The reviews are in after the release of Amazon Prime’s second season of Harlem and with a 98% rating on Rotten Tomatoes - the series is a binge-worthy hit.
Directed by Tracy Oliver, who created the box-office hit Girl’s Trip, the Harlem series follows the lives of four Black women navigating relationships, careers and the hustle and bustle of New York City. The actresses recently shared in an interview that it felt like a version of Sex and the City they always yearned for but never had.
And in that team to create this hit show, which was renewed for a third season - costume designer Deirdra Govan.
A former Harlem resident, Govan tapped into her own life experiences. From eclectic friends to interesting relationships and the highs and lows of life, these created a basis for the experience Govan set out to create in her designs. Each design, embodying a high-end, high-fashion style, comes after hours of research and understanding the community to match Oliver’s vision - a true collaborative experience.
“When we create costume designs, we are creating art,” Govan says. “We are creating people's lives."
With each scene and every storyline, Black women take center stage, in a manner that deconstructs stereotypes, Govan says.
She explains that in Hollywood and films, she found women of color hypersexualized, oversexed, drug addicted and mammies. But this show brought a new opportunity to confront overused, inaccurate portrayals of Black women.
“Any project that really challenges those stereotypes - that is the joy,” Govan says. "As a black woman, Harlem resonated with me because it was an opportunity to tell my stories, to tell stories of my girlfriends who were like some of these women in the shows that we were creating.”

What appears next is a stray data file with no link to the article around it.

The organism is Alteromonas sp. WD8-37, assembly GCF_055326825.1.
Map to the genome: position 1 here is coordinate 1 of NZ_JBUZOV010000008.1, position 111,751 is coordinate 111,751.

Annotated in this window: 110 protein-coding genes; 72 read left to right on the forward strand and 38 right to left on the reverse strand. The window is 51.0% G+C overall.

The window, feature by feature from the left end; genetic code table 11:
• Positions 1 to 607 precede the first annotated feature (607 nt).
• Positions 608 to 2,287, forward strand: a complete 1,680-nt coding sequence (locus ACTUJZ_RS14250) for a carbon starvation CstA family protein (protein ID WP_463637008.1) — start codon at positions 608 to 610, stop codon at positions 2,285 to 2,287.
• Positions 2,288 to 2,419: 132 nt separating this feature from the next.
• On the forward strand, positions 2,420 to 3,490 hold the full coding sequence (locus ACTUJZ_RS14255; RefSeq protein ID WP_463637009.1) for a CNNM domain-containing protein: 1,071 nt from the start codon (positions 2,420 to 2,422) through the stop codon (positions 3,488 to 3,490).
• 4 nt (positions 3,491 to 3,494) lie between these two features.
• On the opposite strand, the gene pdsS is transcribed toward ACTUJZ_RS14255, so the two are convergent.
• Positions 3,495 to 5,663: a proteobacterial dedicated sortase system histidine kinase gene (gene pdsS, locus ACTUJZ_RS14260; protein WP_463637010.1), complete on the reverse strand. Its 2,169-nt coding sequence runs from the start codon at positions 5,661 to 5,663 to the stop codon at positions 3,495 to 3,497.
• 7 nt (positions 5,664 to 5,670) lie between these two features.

“I buck against the tropes,” she adds. “I bunk against the stereotypes. I break them in half. I tend to be a creative disruptor of the best kind in my mind.”
At a young age, growing up in Houston, Govan recalled being exposed to community organizing and fighting for civil rights in large part due to her father, who served as a politician and minister. Activism continued to revolve in her life. And, soon, art became for Govan. Influenced by her creative mother and a former model and fashion creator, Govan soon set out to create anything she desired with her endless collection of crayola art supplies.
“I learned very early on what it meant to have a space of one's own and what it meant to have the freedom and the support to create,” she says. “And that came from my family.”
In her world - creating and designing - a poster of New York City is plastered on her walls. A big believer in self-actualization - her dream to reach New York soon came true. Initially beginning her studies at Pratt Institute, Govan eventually transferred and graduated from Parsons School of Design. Upon graduation, she soon landed work in the fashion industry with the likes of Giorgio Armani and Adrienne Vittadini. But, her trajectory would change.
“It took me to step back and understand that this was not my calling,” she says. “I had always been a designer. I had always been creative and I wanted to exercise that.”
Soon, resume in hand, and banging on many stage doors - she finally got her break on working with Theatrical Wardrobe Union Local 764, which serves as the costume union for Broadway theater, film, and television. Promotions and opportunities later, she eventually found herself on a plane to Stockholm to work on her first TV series - New York Undercover, a Dick Wolf production.
Nearly 20 years later, Govan continues to carve out a career dedicated to storytelling, research and social justice. Some of her projects include work on Sorry to Bother You, The Sun Is Also a Star, Devotion, First Wives Club, and most recently Amazon Prime’s newest series I’m a Virgo, starring Emmy-award winning actor Jharrel Jerome in a coming-of-age story about a 13-foot, young Black man living in Oakland, California.
“It becomes a little bit more than a paycheck for me,” she says. “Being paid is great, but I think at this point in my career, I want to invest and be a part of projects that address a lot of social issues.”
And behind the scenes, her activism carries on. From serving as Vice President of United Scenic Artists Local 829, fighting for pay equity, and creating a space of inclusion for all body shapes, most notably for her work on First Wives Club, Govan continues to love every minute of her career.
“The impact I wanna have is that perspective of art and activism. “The artistry of costume design, the importance of pay equity - those are the hallmarks that I am really all about,” Govan says.